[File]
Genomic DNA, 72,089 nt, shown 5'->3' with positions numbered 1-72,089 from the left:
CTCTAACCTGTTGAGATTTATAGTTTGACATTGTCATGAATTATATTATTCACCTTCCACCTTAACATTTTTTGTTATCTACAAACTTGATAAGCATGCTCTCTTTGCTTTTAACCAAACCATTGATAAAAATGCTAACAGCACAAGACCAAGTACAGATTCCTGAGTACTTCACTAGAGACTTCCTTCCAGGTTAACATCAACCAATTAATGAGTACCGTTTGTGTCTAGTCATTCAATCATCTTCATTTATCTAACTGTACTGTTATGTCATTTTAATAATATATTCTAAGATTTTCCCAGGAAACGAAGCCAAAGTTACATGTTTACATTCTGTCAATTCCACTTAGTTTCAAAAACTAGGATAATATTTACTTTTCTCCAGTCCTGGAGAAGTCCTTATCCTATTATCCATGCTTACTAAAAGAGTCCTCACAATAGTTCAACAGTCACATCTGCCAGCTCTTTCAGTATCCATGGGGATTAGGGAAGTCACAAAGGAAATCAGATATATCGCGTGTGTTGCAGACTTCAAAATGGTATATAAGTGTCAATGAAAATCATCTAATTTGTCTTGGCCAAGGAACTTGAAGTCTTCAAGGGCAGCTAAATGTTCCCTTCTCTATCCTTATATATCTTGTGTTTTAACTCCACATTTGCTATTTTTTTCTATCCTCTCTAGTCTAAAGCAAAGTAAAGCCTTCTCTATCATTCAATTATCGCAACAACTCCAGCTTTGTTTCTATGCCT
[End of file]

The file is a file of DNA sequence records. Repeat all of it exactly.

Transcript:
Genomic DNA, 72,089 nt, shown 5'->3' with positions numbered 1-72,089 from the left:
CTCTAACCTGTTGAGATTTATAGTTTGACATTGTCATGAATTATATTATTCACCTTCCACCTTAACATTTTTTGTTATCTACAAACTTGATAAGCATGCTCTCTTTGCTTTTAACCAAACCATTGATAAAAATGCTAACAGCACAAGACCAAGTACAGATTCCTGAGTACTTCACTAGAGACTTCCTTCCAGGTTAACATCAACCAATTAATGAGTACCGTTTGTGTCTAGTCATTCAATCATCTTCATTTATCTAACTGTACTGTTATGTCATTTTAATAATATATTCTAAGATTTTCCCAGGAAACGAAGCCAAAGTTACATGTTTACATTCTGTCAATTCCACTTAGTTTCAAAAACTAGGATAATATTTACTTTTCTCCAGTCCTGGAGAAGTCCTTATCCTATTATCCATGCTTACTAAAAGAGTCCTCACAATAGTTCAACAGTCACATCTGCCAGCTCTTTCAGTATCCATGGGGATTAGGGAAGTCACAAAGGAAATCAGATATATCGCGTGTGTTGCAGACTTCAAAATGGTATATAAGTGTCAATGAAAATCATCTAATTTGTCTTGGCCAAGGAACTTGAAGTCTTCAAGGGCAGCTAAATGTTCCCTTCTCTATCCTTATATATCTTGTGTTTTAACTCCACATTTGCTATTTTTTTCTATCCTCTCTAGTCTAAAGCAAAGTAAAGCCTTCTCTATCATTCAATTATCGCAACAACTCCAGCTTTGTTTCTATGCCT